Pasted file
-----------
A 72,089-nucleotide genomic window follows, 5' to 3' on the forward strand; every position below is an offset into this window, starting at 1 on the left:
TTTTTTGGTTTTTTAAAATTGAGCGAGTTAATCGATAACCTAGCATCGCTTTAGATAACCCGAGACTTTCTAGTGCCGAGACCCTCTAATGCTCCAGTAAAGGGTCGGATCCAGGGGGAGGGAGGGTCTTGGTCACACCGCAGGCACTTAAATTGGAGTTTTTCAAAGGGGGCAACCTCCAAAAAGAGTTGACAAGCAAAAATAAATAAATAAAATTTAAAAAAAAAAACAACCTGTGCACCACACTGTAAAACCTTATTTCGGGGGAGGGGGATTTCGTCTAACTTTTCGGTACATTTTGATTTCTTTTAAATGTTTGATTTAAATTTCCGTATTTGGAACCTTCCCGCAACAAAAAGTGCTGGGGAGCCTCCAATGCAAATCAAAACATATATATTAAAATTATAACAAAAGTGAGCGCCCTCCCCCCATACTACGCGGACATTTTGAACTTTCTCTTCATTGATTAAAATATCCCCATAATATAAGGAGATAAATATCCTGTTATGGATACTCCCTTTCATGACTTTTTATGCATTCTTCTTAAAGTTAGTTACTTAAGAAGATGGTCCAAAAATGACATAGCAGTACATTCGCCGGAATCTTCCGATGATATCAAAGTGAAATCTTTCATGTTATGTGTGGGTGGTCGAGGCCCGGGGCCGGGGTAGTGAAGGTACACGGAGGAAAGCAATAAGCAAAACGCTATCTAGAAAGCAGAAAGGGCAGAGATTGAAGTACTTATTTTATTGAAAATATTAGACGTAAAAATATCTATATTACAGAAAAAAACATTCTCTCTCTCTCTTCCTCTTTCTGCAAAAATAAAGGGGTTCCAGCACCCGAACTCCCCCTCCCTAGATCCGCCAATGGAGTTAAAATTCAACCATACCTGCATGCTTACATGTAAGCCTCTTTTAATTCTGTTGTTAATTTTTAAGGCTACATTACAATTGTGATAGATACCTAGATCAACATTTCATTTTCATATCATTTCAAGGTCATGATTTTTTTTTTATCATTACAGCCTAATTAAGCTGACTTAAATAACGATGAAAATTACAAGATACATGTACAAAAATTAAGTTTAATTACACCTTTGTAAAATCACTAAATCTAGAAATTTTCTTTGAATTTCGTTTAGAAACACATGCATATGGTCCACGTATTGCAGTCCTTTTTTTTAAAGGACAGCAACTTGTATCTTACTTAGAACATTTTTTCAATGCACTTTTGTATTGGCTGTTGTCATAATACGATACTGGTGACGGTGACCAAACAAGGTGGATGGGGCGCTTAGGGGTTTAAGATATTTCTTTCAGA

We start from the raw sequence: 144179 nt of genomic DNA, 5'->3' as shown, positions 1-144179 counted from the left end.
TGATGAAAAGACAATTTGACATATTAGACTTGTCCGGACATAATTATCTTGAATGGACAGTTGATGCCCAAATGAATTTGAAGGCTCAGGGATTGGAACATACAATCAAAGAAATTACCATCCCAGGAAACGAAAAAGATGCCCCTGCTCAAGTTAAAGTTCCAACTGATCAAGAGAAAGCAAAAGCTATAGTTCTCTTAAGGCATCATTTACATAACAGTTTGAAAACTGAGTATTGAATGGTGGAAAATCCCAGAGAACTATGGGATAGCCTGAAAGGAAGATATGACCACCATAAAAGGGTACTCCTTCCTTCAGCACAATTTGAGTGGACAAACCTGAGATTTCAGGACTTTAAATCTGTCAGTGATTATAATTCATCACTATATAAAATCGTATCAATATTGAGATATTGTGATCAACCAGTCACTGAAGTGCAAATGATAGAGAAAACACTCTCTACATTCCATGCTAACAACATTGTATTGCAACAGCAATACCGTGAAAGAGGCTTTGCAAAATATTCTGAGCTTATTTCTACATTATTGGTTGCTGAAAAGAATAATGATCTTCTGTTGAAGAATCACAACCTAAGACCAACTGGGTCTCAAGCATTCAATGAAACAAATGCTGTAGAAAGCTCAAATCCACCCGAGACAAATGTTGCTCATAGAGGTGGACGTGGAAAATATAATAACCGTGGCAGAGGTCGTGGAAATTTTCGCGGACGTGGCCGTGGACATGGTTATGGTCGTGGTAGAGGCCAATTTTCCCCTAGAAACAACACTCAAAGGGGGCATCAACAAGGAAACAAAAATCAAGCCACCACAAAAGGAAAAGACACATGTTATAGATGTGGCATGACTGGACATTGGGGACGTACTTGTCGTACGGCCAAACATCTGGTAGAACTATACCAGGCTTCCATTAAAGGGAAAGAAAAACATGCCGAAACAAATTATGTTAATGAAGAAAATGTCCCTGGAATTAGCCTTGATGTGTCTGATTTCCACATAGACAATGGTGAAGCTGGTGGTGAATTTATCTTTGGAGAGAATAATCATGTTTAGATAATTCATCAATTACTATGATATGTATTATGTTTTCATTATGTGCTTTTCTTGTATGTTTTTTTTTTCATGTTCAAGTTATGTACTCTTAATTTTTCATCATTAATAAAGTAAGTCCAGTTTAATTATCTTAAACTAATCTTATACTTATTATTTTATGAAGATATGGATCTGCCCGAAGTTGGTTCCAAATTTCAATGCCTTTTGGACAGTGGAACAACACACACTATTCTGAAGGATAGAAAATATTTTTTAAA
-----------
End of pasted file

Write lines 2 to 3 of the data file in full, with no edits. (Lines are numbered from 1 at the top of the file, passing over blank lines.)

TTTTTTGGTTTTTTAAAATTGAGCGAGTTAATCGATAACCTAGCATCGCTTTAGATAACCCGAGACTTTCTAGTGCCGAGACCCTCTAATGCTCCAGTAAAGGGTCGGATCCAGGGGGAGGGAGGGTCTTGGTCACACCGCAGGCACTTAAATTGGAGTTTTTCAAAGGGGGCAACCTCCAAAAAGAGTTGACAAGCAAAAATAAATAAATAAAATTTAAAAAAAAAAACAACCTGTGCACCACACTGTAAAACCTTATTTCGGGGGAGGGGGATTTCGTCTAACTTTTCGGTACATTTTGATTTCTTTTAAATGTTTGATTTAAATTTCCGTATTTGGAACCTTCCCGCAACAAAAAGTGCTGGGGAGCCTCCAATGCAAATCAAAACATATATATTAAAATTATAACAAAAGTGAGCGCCCTCCCCCCATACTACGCGGACATTTTGAACTTTCTCTTCATTGATTAAAATATCCCCATAATATAAGGAGATAAATATCCTGTTATGGATACTCCCTTTCATGACTTTTTATGCATTCTTCTTAAAGTTAGTTACTTAAGAAGATGGTCCAAAAATGACATAGCAGTACATTCGCCGGAATCTTCCGATGATATCAAAGTGAAATCTTTCATGTTATGTGTGGGTGGTCGAGGCCCGGGGCCGGGGTAGTGAAGGTACACGGAGGAAAGCAATAAGCAAAACGCTATCTAGAAAGCAGAAAGGGCAGAGATTGAAGTACTTATTTTATTGAAAATATTAGACGTAAAAATATCTATATTACAGAAAAAAACATTCTCTCTCTCTCTTCCTCTTTCTGCAAAAATAAAGGGGTTCCAGCACCCGAACTCCCCCTCCCTAGATCCGCCAATGGAGTTAAAATTCAACCATACCTGCATGCTTACATGTAAGCCTCTTTTAATTCTGTTGTTAATTTTTAAGGCTACATTACAATTGTGATAGATACCTAGATCAACATTTCATTTTCATATCATTTCAAGGTCATGATTTTTTTTTTATCATTACAGCCTAATTAAGCTGACTTAAATAACGATGAAAATTACAAGATACATGTACAAAAATTAAGTTTAATTACACCTTTGTAAAATCACTAAATCTAGAAATTTTCTTTGAATTTCGTTTAGAAACACATGCATATGGTCCACGTATTGCAGTCCTTTTTTTTAAAGGACAGCAACTTGTATCTTACTTAGAACATTTTTTCAATGCACTTTTGTATTGGCTGTTGTCATAATACGATACTGGTGACGGTGACCAAACAAGGTGGATGGGGCGCTTAGGGGTTTAAGATATTTCTTTCAGA

We start from the raw sequence: 144179 nt of genomic DNA, 5'->3' as shown, positions 1-144179 counted from the left end.